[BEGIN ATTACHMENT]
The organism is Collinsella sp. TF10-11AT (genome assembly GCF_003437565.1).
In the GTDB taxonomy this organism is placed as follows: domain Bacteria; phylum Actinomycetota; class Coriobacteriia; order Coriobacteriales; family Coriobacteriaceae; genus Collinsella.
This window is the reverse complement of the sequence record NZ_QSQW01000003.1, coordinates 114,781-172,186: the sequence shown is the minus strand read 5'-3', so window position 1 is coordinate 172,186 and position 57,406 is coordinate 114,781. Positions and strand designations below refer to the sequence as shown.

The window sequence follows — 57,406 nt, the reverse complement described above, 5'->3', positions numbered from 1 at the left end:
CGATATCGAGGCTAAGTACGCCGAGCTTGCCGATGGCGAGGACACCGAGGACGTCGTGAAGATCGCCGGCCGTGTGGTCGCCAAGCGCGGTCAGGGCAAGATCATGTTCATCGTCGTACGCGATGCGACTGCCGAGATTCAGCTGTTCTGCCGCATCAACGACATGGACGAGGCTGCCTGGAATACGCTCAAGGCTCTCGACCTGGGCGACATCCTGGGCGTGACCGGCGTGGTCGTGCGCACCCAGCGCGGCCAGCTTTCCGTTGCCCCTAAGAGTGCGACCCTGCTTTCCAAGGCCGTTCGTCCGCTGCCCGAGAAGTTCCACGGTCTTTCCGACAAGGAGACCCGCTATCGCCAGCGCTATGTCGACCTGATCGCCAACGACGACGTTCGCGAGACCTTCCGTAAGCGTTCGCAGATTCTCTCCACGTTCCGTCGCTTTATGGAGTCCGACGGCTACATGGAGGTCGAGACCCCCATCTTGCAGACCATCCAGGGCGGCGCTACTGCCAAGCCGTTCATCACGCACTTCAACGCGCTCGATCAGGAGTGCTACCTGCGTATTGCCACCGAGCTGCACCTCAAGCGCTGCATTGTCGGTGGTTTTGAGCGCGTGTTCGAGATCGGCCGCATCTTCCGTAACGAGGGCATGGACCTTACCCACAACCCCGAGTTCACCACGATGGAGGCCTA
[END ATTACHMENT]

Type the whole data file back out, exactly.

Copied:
The organism is Collinsella sp. TF10-11AT (genome assembly GCF_003437565.1).
In the GTDB taxonomy this organism is placed as follows: domain Bacteria; phylum Actinomycetota; class Coriobacteriia; order Coriobacteriales; family Coriobacteriaceae; genus Collinsella.
This window is the reverse complement of the sequence record NZ_QSQW01000003.1, coordinates 114,781-172,186: the sequence shown is the minus strand read 5'-3', so window position 1 is coordinate 172,186 and position 57,406 is coordinate 114,781. Positions and strand designations below refer to the sequence as shown.

The window sequence follows — 57,406 nt, the reverse complement described above, 5'->3', positions numbered from 1 at the left end:
CGATATCGAGGCTAAGTACGCCGAGCTTGCCGATGGCGAGGACACCGAGGACGTCGTGAAGATCGCCGGCCGTGTGGTCGCCAAGCGCGGTCAGGGCAAGATCATGTTCATCGTCGTACGCGATGCGACTGCCGAGATTCAGCTGTTCTGCCGCATCAACGACATGGACGAGGCTGCCTGGAATACGCTCAAGGCTCTCGACCTGGGCGACATCCTGGGCGTGACCGGCGTGGTCGTGCGCACCCAGCGCGGCCAGCTTTCCGTTGCCCCTAAGAGTGCGACCCTGCTTTCCAAGGCCGTTCGTCCGCTGCCCGAGAAGTTCCACGGTCTTTCCGACAAGGAGACCCGCTATCGCCAGCGCTATGTCGACCTGATCGCCAACGACGACGTTCGCGAGACCTTCCGTAAGCGTTCGCAGATTCTCTCCACGTTCCGTCGCTTTATGGAGTCCGACGGCTACATGGAGGTCGAGACCCCCATCTTGCAGACCATCCAGGGCGGCGCTACTGCCAAGCCGTTCATCACGCACTTCAACGCGCTCGATCAGGAGTGCTACCTGCGTATTGCCACCGAGCTGCACCTCAAGCGCTGCATTGTCGGTGGTTTTGAGCGCGTGTTCGAGATCGGCCGCATCTTCCGTAACGAGGGCATGGACCTTACCCACAACCCCGAGTTCACCACGATGGAGGCCTA